Jim Wasserman
Jim Wasserman
3 days ago
Reply to  R Quinn

I appreciate the feedback, Dick. Of course not every group is blanket ignorant and gullible, whether “seniors,” “boomers,” “millennials.” etc. Each group has savvy and vulnerable people. That said, the big picture statistics indicate that people over 60 (and I am in that group) have seen a tremendous upsurge in being taken advantage of, especially from internet scams. See a report on official FBI warning here

There are many possible reasons, whether because they are less “native” to the internet, a higher percentage incidence in cognitive decline than younger age groups, or that more within that group turn over financial matters to others to manage. None of these justify disrespect to you or other members of this or any group.

I think it is good to warn everyone to be wary of scams, but the numbers indicate that this demographic is particularly getting taken, regardless of individual member’s acumen, and so extra heed should be taken.

Paula Karabelias
Paula Karabelias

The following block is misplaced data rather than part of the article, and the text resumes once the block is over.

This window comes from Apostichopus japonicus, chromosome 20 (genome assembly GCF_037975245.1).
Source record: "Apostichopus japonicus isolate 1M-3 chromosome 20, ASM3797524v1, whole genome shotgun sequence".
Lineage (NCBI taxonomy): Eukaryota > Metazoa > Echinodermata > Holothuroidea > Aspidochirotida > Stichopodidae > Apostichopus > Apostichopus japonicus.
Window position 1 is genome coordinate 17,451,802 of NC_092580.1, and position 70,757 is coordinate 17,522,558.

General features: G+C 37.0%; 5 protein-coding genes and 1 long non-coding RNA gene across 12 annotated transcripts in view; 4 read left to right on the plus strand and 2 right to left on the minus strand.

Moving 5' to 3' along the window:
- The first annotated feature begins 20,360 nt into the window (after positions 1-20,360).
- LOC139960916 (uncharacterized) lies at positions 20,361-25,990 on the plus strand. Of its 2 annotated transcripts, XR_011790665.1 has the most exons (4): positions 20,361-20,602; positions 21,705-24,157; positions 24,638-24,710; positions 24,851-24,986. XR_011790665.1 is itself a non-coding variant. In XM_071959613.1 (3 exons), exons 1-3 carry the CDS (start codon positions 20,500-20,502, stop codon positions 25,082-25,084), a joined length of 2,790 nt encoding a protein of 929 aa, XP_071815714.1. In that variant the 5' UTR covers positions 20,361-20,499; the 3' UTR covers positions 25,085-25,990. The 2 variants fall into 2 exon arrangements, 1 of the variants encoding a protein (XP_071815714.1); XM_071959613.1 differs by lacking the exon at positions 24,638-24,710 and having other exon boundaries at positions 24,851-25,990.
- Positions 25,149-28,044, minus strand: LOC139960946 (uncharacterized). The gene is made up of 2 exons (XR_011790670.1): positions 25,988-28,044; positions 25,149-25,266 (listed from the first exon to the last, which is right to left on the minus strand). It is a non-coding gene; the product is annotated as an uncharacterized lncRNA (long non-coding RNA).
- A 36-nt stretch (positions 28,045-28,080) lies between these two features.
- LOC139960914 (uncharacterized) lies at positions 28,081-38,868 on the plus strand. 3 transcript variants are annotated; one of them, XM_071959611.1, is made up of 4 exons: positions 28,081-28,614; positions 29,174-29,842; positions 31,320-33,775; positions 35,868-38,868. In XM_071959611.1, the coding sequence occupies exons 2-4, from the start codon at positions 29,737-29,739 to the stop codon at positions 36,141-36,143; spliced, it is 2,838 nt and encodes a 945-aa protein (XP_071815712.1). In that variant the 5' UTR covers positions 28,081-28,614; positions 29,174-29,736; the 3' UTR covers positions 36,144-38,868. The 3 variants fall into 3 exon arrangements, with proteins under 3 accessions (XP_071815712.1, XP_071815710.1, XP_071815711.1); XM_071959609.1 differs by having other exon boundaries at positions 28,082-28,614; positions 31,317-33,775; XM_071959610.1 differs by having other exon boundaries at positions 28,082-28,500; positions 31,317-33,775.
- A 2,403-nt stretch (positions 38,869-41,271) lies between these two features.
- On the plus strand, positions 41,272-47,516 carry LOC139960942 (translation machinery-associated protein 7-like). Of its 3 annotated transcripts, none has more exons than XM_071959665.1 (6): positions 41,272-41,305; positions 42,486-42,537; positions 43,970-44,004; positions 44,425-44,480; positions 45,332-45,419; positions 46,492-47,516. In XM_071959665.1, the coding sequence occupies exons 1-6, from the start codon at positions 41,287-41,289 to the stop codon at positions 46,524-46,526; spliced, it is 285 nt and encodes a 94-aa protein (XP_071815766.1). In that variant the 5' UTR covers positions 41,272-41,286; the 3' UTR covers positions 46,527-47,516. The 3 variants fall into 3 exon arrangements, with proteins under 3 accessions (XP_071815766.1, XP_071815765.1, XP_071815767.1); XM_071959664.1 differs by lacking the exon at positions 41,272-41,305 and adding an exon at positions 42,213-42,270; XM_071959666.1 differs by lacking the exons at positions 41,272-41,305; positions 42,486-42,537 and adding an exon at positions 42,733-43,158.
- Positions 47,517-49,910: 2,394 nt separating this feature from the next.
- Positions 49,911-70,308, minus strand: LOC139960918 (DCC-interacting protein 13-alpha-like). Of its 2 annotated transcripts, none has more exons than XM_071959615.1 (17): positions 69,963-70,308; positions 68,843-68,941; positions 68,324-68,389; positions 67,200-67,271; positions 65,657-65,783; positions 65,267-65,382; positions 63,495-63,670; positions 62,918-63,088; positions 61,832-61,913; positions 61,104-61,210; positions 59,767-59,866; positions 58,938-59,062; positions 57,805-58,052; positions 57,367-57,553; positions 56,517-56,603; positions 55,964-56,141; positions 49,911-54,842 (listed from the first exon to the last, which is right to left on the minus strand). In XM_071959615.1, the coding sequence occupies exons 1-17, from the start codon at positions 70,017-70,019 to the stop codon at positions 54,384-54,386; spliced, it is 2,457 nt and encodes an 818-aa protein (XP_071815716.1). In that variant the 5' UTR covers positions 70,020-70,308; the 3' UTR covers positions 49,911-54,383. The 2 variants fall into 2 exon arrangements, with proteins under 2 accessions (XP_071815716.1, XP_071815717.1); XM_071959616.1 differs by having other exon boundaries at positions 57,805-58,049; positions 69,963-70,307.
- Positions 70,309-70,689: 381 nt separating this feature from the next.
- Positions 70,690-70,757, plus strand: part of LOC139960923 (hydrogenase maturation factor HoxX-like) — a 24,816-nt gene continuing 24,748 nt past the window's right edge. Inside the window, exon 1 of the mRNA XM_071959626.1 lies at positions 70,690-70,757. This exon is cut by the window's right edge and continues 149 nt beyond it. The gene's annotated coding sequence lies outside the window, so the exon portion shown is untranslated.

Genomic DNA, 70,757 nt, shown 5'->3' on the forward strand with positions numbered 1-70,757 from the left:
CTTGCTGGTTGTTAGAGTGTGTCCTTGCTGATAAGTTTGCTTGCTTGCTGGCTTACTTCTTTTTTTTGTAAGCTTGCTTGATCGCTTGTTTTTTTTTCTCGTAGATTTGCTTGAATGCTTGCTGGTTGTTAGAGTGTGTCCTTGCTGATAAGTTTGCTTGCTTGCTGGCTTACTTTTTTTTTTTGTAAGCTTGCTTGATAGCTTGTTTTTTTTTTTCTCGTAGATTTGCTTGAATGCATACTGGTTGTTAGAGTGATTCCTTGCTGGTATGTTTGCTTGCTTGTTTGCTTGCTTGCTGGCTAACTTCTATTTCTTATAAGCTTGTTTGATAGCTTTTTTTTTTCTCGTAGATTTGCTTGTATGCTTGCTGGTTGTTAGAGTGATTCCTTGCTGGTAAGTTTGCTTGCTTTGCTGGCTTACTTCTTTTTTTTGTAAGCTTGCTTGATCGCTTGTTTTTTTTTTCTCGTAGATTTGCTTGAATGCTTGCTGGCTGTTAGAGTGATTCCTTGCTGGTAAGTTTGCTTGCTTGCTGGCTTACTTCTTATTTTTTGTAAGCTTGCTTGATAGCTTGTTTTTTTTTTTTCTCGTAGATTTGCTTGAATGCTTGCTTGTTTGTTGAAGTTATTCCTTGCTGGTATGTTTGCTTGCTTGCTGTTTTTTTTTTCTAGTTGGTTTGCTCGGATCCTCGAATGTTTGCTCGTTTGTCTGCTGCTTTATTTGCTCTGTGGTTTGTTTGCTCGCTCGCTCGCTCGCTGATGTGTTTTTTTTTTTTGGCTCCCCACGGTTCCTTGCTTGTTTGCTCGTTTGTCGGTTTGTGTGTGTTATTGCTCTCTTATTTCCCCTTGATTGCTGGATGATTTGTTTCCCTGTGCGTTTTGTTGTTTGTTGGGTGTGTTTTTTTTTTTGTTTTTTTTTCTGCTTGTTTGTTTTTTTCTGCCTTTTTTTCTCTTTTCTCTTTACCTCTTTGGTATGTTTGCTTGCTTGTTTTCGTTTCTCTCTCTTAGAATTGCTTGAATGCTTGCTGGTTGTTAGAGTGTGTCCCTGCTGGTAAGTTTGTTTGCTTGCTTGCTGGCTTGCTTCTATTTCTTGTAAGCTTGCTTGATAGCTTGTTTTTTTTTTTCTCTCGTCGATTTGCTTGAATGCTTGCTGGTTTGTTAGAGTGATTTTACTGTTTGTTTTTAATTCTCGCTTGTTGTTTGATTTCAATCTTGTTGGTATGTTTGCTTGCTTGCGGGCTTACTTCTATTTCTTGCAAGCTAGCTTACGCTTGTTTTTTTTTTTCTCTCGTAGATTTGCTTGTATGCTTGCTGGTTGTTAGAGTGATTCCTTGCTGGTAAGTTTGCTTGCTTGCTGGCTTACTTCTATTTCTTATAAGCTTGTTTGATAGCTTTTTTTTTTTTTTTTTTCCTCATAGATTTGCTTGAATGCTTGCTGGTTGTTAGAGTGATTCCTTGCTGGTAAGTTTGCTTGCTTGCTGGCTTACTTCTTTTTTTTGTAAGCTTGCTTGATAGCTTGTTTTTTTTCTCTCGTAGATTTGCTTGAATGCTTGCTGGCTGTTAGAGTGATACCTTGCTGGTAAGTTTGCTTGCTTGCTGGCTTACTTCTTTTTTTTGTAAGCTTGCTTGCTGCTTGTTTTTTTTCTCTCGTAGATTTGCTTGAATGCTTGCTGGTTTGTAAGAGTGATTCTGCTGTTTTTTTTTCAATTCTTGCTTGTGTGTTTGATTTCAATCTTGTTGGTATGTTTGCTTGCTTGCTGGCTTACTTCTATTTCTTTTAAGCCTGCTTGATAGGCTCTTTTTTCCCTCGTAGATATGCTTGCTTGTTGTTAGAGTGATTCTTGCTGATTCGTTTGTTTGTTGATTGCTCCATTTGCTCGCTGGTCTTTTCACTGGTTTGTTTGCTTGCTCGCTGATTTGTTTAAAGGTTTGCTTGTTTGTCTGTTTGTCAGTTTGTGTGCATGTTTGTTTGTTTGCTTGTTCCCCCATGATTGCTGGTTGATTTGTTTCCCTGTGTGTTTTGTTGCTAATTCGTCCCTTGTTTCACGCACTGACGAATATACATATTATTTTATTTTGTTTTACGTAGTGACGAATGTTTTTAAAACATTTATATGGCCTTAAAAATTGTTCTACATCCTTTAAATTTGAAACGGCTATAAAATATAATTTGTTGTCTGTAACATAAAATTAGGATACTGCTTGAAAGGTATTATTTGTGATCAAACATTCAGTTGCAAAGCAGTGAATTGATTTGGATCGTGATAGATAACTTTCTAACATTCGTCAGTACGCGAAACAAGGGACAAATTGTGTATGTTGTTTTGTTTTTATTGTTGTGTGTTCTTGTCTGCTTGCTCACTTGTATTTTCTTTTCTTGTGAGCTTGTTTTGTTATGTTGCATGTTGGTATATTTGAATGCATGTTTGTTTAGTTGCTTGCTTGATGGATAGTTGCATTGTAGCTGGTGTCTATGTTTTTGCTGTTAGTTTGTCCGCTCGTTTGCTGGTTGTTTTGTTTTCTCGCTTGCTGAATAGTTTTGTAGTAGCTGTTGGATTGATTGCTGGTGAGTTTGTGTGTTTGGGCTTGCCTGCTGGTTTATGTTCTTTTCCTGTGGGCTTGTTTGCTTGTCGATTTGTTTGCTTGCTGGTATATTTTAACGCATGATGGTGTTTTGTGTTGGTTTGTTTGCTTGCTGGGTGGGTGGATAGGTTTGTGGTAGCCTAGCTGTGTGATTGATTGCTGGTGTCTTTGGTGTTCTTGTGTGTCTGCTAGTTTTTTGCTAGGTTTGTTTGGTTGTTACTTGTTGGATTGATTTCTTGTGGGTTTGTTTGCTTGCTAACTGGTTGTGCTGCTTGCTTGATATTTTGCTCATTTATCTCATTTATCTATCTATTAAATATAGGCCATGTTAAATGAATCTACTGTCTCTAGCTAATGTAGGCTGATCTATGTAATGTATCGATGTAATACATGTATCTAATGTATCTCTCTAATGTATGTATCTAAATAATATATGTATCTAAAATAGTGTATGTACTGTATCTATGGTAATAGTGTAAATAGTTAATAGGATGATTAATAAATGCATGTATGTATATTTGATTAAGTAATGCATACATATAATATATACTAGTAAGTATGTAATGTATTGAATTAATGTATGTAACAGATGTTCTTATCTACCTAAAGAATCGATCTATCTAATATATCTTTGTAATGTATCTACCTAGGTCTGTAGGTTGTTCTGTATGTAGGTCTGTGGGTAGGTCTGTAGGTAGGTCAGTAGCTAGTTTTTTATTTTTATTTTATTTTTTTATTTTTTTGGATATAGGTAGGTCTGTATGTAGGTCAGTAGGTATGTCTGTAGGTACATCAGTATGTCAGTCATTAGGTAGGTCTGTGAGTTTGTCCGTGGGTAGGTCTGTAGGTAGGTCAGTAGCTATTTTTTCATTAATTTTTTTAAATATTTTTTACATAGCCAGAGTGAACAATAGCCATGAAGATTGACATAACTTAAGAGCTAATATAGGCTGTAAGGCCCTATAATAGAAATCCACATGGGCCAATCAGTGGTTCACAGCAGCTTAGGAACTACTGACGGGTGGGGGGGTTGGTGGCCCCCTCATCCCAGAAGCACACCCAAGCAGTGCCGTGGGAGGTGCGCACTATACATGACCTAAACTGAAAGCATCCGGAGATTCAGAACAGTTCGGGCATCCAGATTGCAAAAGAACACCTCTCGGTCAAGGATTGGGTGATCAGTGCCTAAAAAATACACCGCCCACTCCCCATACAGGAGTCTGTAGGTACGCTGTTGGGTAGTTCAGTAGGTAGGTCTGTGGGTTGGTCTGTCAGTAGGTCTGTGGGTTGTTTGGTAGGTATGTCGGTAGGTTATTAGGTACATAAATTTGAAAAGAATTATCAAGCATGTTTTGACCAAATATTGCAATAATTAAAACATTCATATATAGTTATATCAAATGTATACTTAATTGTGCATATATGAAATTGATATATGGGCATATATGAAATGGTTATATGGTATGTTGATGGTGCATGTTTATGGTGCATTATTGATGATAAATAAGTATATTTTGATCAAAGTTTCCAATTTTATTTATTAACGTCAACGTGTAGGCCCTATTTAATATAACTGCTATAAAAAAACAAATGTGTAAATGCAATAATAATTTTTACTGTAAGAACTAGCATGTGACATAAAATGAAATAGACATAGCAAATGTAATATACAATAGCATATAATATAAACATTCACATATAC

2 days ago
Reply to  Jim Wasserman

My uncle , who was a nationally known finance executive , is in mid 90’s now , still physically and mentally fit, yet in his late 80’s he once fell for a grandparent scam after the scammers convinced him that the caller was his grandson. My uncle went down to his local bank and was withdrawing several thousands of dollars in cash when his daughter ( the mother of the “jailed” grandson) coincidentally happened to call him . My cousin was able to stop him and went to the bank abd told them that they need to be alert to seniors withdrawing large sums of cash. My uncle had been a customer for years, was well known to them, and making large cash withdrawals was not something he had done before.

HumbleGardener
HumbleGardener
3 days ago
Reply to  Jim Wasserman

I think you and Dick are both right. Some of us just don’t start out with the same intelligence or capacity of discernment as others. The problem often comes when a once mentally sharp person has a cognitive decline that isn’t recognized by the person, or by the family until an incident occurs that demands recognition.

AmeliaRose
AmeliaRose
3 days ago
Reply to  R Quinn

I agree 100%. There are gullible people of every age.

HumbleGardener
HumbleGardener
3 days ago

A few years ago, my elderly mother called to tell me that her computer was frozen on a screen that displayed a telephone number to call for help. My older brother had the same problem. Turns out he had taught her to click “unsubscribe “ on spam emails. Thankfully, she called me instead and then the local computer tech that she knows, who straightened things out. I had regularly counseled her about phone scams, but was caught by surprise on that one.